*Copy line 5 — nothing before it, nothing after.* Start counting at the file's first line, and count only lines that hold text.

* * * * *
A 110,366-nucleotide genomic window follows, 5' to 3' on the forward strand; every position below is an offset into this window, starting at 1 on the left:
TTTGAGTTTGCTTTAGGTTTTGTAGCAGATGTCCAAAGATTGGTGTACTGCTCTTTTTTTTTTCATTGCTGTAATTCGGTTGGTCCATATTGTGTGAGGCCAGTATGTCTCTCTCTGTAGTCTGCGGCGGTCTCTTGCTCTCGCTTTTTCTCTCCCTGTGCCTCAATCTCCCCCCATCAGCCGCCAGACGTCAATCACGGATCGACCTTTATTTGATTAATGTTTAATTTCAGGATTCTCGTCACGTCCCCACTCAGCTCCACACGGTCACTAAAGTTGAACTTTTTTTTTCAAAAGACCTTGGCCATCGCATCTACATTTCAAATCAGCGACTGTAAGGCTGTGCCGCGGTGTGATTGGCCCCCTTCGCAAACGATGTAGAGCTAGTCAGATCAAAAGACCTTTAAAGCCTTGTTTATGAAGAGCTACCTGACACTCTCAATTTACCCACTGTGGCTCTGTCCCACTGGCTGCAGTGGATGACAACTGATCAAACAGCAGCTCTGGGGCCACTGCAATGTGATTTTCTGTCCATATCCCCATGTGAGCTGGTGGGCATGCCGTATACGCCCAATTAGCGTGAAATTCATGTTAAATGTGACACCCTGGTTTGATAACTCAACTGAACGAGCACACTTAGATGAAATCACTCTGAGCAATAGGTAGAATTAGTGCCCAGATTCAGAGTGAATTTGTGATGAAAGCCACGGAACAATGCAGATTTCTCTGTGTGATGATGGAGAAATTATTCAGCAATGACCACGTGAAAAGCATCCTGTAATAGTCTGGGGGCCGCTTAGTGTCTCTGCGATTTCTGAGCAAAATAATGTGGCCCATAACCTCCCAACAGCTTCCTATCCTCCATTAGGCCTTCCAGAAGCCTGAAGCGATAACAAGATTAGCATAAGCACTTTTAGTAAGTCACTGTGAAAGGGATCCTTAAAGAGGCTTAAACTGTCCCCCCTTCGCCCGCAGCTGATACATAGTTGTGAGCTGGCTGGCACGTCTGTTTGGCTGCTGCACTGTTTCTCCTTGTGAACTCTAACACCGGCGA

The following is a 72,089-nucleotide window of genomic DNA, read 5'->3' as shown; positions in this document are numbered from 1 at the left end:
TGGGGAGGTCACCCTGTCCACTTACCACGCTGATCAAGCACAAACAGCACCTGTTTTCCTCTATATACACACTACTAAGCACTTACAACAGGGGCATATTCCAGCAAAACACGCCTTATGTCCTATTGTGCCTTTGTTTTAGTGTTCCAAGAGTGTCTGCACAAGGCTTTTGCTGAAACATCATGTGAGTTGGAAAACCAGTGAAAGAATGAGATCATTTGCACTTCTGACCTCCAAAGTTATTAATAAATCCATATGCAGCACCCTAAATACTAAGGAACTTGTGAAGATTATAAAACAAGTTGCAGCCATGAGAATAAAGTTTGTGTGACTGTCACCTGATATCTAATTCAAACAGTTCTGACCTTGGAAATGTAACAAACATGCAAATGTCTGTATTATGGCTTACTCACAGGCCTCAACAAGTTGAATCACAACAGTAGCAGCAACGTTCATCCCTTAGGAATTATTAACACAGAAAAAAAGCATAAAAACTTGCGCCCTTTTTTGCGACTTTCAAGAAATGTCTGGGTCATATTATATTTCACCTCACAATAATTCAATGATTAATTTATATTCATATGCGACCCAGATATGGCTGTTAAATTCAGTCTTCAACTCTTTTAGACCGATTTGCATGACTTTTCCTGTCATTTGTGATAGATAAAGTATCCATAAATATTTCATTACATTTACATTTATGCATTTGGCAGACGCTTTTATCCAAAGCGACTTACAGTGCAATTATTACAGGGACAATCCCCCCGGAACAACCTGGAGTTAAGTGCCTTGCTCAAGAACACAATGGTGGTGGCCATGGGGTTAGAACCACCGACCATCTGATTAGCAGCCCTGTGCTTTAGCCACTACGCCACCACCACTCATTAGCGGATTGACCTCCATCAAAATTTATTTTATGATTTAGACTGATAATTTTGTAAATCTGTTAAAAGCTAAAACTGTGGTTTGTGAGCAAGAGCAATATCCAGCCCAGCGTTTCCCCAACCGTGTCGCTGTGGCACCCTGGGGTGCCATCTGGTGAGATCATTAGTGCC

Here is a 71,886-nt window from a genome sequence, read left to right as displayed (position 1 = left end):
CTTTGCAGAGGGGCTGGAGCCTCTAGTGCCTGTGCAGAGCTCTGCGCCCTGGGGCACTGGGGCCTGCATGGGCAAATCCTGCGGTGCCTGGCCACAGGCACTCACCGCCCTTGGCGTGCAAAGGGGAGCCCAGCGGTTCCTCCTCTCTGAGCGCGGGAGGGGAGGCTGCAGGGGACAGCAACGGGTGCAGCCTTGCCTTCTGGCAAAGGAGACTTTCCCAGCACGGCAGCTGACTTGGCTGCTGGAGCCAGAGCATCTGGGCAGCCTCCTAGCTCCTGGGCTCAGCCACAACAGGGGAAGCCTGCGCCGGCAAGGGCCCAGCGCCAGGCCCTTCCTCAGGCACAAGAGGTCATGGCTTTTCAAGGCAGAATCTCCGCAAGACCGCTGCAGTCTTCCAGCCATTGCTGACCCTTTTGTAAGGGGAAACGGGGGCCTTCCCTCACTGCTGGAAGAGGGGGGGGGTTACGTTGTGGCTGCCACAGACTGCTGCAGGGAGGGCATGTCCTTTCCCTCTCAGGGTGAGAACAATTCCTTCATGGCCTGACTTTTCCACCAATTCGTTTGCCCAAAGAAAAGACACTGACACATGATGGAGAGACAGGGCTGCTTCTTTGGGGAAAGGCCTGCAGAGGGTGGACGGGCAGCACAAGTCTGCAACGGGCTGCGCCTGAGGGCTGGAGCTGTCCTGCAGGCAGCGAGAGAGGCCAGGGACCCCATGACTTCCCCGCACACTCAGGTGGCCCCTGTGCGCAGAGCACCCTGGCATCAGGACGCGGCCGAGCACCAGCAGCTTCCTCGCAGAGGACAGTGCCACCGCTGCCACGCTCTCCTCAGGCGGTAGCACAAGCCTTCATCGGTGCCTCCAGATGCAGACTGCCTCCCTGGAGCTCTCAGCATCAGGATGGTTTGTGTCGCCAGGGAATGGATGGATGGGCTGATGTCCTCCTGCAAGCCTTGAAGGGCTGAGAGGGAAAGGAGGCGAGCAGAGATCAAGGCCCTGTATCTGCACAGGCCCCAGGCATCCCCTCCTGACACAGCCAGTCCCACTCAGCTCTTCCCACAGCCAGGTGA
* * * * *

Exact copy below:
Here is a 71,886-nt window from a genome sequence, read left to right as displayed (position 1 = left end):